AltspaceVR Launches Social Media-Virtual Reality Combo
Virtual reality has been pegged as the province of 18-35-year-old males eager to enhance their gamer experiences, AltspaceVR CEO Eric Romo says. But it won’t stay that way for long, if Romo’s entrepreneurial vision comes true.
Romo’s Redwood City, CA-based startup today launched its free software designed to appeal to a user base as broad as Facebook’s. AltspaceVR has created a mash-up of virtual reality and social media—a set of virtual meeting places where groups of people can talk to each other live while they share Web activities like watching YouTube videos or learning trigonometry from an online course.
“We think of ourselves as a communications company,” Romo says.
Here’s one way the AltspaceVR experience could work: Friends from college who now live all over the country are planning a reunion. But first they call a virtual meeting to decide where to hold their big get-together. They each don a special headset plugged into their computers, and enter one of AltspaceVR’s dimensional rooms—perhaps the San Francisco high-rise lounge with the big-screen TV. They appear in the room as moving avatars, but speak in their own voices. Relaxing on virtual couches, they browse online travel sites on the big monitor, and banter about the merits of five different Caribbean beach resorts until they make a decision.
Interestingly, AltspaceVR is trying to expand the uses of virtual reality—a more dimensional experience than visiting websites—by importing that flat 2-D Web content into its virtual rooms. Rather than elaborately building out an entire virtual game world, AltspaceVR is trying to make social sharing of Web content more dimensional. The amount of that Web content is vast, compared with the bite-sized amounts of virtualized experience so far available to consumers, Romo (pictured above) says.
Why would an AltspaceVR social collaboration be more satisfying for the college friends than if they all logged into a conference call while they browsed the same travel sites on their computers?
Romo says the AltspaceVR gathering simulates the emotional experience of getting together in the same physical space. The non-verbal parts of communication—invisible in a phone call—are captured in virtual reality, he says. As a headset-wearing participant nods in agreement or turns to address another group member, those movements are replicated by his or her avatar. Sounds fade as a user moves further away from the noisy video on the big screen to start a quiet chat with another person in a corner of the virtual room. Romo calls this “the physics of human interaction.”
The potential applications of the virtual meeting places are many and varied, Romo says. Collaborative product design was one of the first uses he considered when he founded AltspaceVR in 2013. He formerly worked for a company where employees constantly had to fly back and forth to China as they worked together on a project. Instead, they could meet in a virtual conference room.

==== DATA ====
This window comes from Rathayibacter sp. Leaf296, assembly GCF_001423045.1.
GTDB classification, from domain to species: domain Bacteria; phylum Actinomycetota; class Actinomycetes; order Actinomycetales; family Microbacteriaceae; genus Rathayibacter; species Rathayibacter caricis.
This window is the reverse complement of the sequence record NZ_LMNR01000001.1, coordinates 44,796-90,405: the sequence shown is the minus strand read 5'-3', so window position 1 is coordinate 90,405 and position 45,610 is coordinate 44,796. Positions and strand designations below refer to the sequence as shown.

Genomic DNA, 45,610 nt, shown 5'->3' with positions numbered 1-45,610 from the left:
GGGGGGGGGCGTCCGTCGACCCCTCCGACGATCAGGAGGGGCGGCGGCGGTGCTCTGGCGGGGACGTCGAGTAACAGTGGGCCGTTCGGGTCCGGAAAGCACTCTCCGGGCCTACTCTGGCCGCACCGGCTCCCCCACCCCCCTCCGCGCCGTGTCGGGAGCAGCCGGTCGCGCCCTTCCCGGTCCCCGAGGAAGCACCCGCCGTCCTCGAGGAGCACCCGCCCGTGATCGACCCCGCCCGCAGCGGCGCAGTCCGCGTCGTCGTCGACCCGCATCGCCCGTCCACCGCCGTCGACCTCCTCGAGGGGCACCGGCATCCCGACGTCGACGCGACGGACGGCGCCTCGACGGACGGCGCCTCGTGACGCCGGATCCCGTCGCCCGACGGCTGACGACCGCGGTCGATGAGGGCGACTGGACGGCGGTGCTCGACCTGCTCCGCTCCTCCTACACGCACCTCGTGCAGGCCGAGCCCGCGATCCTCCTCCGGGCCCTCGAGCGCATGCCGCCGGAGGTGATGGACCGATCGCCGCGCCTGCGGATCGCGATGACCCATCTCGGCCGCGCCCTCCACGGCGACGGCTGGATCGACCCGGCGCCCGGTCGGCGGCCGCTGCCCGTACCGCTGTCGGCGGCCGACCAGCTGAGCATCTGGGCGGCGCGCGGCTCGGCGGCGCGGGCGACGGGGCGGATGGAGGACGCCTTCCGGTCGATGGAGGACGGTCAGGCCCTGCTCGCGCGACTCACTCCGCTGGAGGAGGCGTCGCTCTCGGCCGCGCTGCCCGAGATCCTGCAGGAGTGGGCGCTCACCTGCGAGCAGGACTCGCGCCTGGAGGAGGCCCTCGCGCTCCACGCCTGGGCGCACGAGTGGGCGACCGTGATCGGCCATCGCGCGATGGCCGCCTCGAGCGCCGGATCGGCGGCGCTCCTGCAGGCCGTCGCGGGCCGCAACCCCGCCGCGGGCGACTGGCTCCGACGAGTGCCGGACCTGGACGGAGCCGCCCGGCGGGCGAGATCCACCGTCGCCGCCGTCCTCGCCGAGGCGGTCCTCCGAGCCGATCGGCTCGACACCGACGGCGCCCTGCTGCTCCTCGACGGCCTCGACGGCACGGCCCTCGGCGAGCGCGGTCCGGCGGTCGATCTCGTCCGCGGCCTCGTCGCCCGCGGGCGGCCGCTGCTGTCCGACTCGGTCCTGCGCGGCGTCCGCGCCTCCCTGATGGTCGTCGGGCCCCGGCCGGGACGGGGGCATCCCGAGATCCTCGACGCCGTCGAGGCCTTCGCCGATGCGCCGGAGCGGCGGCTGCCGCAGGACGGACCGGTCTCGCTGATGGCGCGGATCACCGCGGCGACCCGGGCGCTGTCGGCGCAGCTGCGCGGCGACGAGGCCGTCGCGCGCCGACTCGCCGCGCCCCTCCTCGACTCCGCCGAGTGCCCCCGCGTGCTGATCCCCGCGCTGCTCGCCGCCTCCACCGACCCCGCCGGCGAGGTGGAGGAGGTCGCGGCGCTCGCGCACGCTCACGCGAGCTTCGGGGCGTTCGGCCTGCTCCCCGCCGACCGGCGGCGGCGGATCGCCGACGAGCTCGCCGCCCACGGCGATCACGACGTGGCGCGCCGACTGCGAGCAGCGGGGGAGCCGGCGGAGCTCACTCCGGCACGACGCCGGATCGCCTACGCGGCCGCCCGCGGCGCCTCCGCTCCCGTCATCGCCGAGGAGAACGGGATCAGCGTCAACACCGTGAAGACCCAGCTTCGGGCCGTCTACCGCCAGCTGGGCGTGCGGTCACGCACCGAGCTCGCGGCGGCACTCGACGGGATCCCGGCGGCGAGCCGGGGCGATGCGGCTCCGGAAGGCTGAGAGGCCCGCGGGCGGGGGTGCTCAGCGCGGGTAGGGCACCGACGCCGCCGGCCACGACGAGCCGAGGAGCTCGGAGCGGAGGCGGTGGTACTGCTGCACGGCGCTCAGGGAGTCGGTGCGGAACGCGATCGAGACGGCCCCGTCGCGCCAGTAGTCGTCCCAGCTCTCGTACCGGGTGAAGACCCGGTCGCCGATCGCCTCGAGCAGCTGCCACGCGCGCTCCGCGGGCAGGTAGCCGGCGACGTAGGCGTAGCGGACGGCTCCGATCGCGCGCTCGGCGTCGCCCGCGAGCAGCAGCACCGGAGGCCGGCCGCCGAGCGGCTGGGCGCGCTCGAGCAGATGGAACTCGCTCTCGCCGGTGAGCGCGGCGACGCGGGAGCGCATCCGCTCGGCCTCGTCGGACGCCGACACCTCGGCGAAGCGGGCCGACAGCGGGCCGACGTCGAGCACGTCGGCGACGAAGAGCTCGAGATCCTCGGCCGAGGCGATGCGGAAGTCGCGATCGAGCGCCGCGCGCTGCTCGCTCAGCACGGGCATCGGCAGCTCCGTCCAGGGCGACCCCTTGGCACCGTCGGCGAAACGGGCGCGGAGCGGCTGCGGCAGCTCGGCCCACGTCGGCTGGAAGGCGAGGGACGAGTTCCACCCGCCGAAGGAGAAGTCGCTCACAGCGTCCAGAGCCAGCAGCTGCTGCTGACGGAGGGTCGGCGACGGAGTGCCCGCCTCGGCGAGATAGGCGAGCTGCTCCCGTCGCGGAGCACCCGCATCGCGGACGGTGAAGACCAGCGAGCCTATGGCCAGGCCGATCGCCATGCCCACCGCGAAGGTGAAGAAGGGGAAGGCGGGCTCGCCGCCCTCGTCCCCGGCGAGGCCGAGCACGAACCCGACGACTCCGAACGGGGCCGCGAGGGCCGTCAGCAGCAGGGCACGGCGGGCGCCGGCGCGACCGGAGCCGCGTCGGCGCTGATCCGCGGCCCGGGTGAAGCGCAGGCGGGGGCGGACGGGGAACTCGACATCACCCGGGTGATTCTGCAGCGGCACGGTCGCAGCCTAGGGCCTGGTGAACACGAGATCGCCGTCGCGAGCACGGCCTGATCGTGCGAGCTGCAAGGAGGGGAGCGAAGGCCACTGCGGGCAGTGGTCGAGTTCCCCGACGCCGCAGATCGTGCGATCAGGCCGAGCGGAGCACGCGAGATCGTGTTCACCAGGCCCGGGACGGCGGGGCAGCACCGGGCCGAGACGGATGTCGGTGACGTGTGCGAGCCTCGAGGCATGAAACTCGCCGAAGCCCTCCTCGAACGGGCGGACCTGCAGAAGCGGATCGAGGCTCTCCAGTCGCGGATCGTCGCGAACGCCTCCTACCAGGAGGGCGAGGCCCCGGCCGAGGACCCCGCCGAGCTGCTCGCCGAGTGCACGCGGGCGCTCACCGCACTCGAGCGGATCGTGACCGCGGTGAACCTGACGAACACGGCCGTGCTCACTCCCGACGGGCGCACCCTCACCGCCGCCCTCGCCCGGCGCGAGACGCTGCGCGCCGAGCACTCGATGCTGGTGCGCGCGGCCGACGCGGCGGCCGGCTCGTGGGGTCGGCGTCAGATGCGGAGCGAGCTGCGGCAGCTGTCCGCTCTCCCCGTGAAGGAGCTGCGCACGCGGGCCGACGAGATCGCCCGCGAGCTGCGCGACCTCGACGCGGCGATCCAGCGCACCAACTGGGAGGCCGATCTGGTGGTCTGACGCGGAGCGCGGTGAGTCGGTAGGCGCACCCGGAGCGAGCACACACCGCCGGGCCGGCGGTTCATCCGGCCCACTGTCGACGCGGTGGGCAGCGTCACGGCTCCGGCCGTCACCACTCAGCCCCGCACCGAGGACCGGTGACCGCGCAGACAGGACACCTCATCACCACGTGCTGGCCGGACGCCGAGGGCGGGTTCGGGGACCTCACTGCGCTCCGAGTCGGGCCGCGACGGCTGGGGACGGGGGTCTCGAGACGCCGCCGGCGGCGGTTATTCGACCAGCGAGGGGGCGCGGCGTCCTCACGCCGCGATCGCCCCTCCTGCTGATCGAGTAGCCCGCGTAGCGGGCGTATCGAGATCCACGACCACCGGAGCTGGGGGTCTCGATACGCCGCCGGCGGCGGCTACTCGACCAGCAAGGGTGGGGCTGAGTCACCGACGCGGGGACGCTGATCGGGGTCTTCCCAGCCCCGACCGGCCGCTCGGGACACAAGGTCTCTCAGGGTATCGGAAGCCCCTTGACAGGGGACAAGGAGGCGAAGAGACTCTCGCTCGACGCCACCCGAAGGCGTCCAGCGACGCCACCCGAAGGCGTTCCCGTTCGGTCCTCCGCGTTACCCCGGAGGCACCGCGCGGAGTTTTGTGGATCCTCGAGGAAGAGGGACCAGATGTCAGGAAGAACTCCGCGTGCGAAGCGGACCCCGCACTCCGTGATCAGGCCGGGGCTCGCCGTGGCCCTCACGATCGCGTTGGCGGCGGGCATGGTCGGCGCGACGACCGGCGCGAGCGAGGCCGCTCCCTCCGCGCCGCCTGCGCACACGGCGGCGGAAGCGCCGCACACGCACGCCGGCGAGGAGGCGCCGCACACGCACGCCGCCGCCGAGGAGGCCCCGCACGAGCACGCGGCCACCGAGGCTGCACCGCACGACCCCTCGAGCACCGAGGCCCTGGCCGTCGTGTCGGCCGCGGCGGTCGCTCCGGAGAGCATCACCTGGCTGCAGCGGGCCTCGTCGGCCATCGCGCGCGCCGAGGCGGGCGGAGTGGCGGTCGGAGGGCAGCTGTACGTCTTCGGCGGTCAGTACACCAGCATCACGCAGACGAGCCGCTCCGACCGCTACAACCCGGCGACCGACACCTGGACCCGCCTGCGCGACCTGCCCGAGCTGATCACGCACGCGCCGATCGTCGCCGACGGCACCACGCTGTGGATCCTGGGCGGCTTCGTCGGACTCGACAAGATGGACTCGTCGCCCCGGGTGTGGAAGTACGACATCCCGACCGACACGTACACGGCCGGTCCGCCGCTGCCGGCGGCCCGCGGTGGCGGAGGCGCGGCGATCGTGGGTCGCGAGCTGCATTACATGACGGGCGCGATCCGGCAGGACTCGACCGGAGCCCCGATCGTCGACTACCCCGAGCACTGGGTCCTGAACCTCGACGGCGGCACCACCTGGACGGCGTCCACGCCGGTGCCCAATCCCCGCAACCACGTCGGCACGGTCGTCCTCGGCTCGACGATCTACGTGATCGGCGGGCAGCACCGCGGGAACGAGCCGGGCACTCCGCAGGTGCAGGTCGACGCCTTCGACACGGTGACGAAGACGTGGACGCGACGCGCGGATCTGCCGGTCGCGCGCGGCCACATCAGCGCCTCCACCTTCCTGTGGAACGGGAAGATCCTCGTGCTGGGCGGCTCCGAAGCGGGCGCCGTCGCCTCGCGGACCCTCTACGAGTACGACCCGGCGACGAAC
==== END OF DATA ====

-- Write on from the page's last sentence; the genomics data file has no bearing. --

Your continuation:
“It sounds like a typical Silicon Valley overstatement, but it’s going to change the lives of those people if they don’t have to fly,” Romo says. AltspaceVR and other companies are developing technology to bring 3D images of objects into the virtual meeting spaces, he says.
In other possibilities: The college friends might stay in touch after their reunion by getting together virtually in AltspaceVR’s cinema room for a movie or to cheer on their favorite athletes as they watch sports on Twitch. Fellow professional workers could watch a webinar together, then break off into small groups, discuss what they learned, and trade contact information.
After completing a beta testing period of its software by users in 50 countries, AltspaceVR aims to expand its user base by making the program free, Romo says. Meanwhile, the startup has been exploring early revenue opportunities. One prospect is to offer ardent fans of a comedian, musician, or other celebrity the chance to attend an interactive performance or gathering with their idol. “We could sell 50 tickets to a comedy show,” he says. Of course, the virtual audience members could still heckle the comedian if they liked.
AltspaceVR is up to about 16 employees now, and in September it completed a seed funding round that netted $5.2 million from investors including Dolby Family Ventures, Google Ventures, Lux Capital, Foundation Capital, Rothenberg Ventures, and SV Angel.
The startup faces the same barriers to adoption as other virtual reality companies—including the cost of user equipment. AltspaceVR’s software works with a headset that sells for about $350 as a developer kit—the Oculus Rift DK2. Work is also under way to adapt the software for use with Samsung virtual reality viewers that draw content from mobile phones, Romo says. Although AltspaceVR has designed its software to work with the lowest-end PCs and Macs possible, users must have an adequate graphical processor, Romo says. A laptop would need to be something like a Macbook Pro with an Nvidia processor, he says.
AltspaceVR is working on improvements to its original, simple avatars, so that users can be more identifiable to their friends or colleagues, Romo says. Beta testers said they wanted to be recognized by people they know, but Romo says even movie studios can’t yet create photorealistic avatars quickly and at low cost. Instead, AltspaceVR might offer something like a choice of avatar accessories, such as eyeglasses or mouse ears, to help an avatar stand out.
If anything, Romo says, the most terrifying challenge he faces is the broad range of possible applications AltspaceVR could pursue—in fields such as entertainment, educational technology, and business collaboration.
“Startups don’t die of lack of opportunity,” Romo says, quoting a Silicon Valley dictum. “They die of too many opportunities.”